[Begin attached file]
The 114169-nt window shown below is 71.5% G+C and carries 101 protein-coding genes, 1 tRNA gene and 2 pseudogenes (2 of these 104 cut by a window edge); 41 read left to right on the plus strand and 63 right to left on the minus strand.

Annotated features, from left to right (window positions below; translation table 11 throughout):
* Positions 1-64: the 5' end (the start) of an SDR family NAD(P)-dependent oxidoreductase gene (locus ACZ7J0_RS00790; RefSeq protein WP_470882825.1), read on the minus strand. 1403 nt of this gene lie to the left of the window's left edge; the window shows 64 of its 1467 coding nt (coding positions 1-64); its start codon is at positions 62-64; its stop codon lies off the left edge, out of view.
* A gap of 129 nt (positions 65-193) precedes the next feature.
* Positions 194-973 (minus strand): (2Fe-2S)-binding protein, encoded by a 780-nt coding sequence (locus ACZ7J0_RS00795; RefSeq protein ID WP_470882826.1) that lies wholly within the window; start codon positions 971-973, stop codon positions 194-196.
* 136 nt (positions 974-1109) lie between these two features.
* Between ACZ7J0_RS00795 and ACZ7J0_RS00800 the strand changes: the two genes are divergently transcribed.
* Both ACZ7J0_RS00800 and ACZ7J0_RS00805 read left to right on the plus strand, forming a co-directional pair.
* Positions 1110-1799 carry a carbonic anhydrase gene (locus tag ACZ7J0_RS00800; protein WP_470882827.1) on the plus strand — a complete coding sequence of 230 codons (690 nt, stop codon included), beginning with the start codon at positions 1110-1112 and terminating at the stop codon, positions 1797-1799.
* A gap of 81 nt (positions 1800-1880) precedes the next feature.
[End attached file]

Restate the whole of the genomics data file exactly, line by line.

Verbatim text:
The 114169-nt window shown below is 71.5% G+C and carries 101 protein-coding genes, 1 tRNA gene and 2 pseudogenes (2 of these 104 cut by a window edge); 41 read left to right on the plus strand and 63 right to left on the minus strand.

Annotated features, from left to right (window positions below; translation table 11 throughout):
* Positions 1-64: the 5' end (the start) of an SDR family NAD(P)-dependent oxidoreductase gene (locus ACZ7J0_RS00790; RefSeq protein WP_470882825.1), read on the minus strand. 1403 nt of this gene lie to the left of the window's left edge; the window shows 64 of its 1467 coding nt (coding positions 1-64); its start codon is at positions 62-64; its stop codon lies off the left edge, out of view.
* A gap of 129 nt (positions 65-193) precedes the next feature.
* Positions 194-973 (minus strand): (2Fe-2S)-binding protein, encoded by a 780-nt coding sequence (locus ACZ7J0_RS00795; RefSeq protein ID WP_470882826.1) that lies wholly within the window; start codon positions 971-973, stop codon positions 194-196.
* 136 nt (positions 974-1109) lie between these two features.
* Between ACZ7J0_RS00795 and ACZ7J0_RS00800 the strand changes: the two genes are divergently transcribed.
* Both ACZ7J0_RS00800 and ACZ7J0_RS00805 read left to right on the plus strand, forming a co-directional pair.
* Positions 1110-1799 carry a carbonic anhydrase gene (locus tag ACZ7J0_RS00800; protein WP_470882827.1) on the plus strand — a complete coding sequence of 230 codons (690 nt, stop codon included), beginning with the start codon at positions 1110-1112 and terminating at the stop codon, positions 1797-1799.
* A gap of 81 nt (positions 1800-1880) precedes the next feature.